One of my favourite resources on activities for exploring intercultural skills is 52 Activities for Improving Cross-cultural Communication by Donna M. Stringer and Patricia A. Cassiday.  Here’s a tweaked version of this activity that I used in a recent program for a global pharmaceutical firm to get Ss to think about different styles of communication and the cultural orientations that may underpin them.

Preparation

Write out the four scenarios on four separate bits of flipchart. The authors suggested four thought-provoking ones that would generate a lot of discussion. I changed a couple to make them more relevant for my Ss. You can choose any communication scenario which requires Ss to think of an appropriate response where the response may vary based on personality and culture, eliciting a range of output.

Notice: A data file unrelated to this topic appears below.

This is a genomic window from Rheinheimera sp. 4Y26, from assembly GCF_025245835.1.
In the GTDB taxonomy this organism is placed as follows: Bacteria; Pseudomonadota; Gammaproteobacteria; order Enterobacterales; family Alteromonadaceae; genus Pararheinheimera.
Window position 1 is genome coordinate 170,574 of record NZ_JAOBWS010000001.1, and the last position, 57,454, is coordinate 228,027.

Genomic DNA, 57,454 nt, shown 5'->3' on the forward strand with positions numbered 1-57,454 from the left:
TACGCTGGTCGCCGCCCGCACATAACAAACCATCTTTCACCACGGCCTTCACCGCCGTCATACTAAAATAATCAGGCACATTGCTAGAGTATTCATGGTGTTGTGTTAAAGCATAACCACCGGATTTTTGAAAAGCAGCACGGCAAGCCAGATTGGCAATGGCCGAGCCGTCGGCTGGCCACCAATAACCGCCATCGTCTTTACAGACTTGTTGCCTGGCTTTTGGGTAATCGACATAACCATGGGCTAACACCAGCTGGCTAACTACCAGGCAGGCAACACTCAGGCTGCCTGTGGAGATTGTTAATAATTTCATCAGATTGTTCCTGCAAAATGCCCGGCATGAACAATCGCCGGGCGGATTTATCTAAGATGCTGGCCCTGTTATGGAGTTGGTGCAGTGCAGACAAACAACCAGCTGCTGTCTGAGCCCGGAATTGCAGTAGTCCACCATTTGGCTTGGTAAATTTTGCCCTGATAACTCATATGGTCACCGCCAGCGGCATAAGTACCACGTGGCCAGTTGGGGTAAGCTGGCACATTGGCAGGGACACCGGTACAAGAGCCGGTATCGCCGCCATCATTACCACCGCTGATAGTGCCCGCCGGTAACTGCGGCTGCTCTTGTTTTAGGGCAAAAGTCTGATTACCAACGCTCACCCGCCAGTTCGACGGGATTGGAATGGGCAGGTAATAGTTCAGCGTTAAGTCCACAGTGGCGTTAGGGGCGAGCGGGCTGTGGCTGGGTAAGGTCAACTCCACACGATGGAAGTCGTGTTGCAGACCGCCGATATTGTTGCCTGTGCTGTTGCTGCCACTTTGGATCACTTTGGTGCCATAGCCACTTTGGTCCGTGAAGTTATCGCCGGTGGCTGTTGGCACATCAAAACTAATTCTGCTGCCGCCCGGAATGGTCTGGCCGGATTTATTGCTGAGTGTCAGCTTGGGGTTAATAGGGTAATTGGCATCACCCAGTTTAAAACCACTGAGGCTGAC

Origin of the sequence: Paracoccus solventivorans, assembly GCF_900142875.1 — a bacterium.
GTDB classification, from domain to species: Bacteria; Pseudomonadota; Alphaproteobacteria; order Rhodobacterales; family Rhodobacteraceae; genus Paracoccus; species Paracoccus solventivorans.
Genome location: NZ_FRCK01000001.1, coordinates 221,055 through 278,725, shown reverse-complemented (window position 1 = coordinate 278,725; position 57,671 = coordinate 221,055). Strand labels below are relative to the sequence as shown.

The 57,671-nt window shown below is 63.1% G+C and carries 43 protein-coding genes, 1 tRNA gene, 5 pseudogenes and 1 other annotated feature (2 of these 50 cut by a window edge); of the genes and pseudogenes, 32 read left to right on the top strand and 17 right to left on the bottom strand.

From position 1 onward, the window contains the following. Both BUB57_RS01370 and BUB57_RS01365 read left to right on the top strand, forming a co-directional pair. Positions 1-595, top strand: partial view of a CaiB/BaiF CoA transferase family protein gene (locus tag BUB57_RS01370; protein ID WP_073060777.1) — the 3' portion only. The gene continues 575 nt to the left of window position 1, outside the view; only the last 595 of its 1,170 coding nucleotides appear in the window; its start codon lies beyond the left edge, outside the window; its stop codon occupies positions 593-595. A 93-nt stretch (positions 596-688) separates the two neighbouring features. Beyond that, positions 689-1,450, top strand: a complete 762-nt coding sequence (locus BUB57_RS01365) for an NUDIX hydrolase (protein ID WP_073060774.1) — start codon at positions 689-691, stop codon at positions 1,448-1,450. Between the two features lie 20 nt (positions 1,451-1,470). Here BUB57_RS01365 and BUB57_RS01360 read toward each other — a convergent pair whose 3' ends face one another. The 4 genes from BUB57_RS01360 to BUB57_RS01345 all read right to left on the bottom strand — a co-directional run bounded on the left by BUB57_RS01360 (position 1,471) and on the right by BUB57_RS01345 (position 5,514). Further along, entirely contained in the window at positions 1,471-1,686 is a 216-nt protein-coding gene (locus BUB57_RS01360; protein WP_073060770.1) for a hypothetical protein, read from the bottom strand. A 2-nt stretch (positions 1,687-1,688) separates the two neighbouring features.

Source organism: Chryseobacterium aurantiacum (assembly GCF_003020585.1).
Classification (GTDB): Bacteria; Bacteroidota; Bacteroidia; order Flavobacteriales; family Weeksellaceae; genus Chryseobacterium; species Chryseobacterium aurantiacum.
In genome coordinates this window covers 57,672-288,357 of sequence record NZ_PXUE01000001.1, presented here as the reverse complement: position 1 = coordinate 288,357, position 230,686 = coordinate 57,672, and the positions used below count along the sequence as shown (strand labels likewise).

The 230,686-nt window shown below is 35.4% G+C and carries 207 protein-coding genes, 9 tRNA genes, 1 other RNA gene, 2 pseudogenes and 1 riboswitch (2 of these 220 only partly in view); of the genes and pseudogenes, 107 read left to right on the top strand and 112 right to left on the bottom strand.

Scenario 1: 

One of your colleagues harshly criticizes all of your ideas and suggestions in team meetings. You are currently attending a meeting and you have just shared a recommendation. You are particularly proud of this idea because you put a lot of thought into it. However, your colleague immediately shoots it down. How will you respond?

Scenario 2: 

You are asked to make a 45 minute presentation to senior leadership on an important initiative. The morning of the presentation, your colleague tells you that the plan has changed and you now only have 10 minutes to present. You are irritated by this change. How will you respond?

Scenario 3: 

One of your colleagues likes to pop in to your cubicle at various times during the day, perching himself on your desk, going through your things and chatting about non-work related issues. You are currently on a very critical project and your colleague has just come into your cubicle and said hello. How will you respond?

Scenario 4: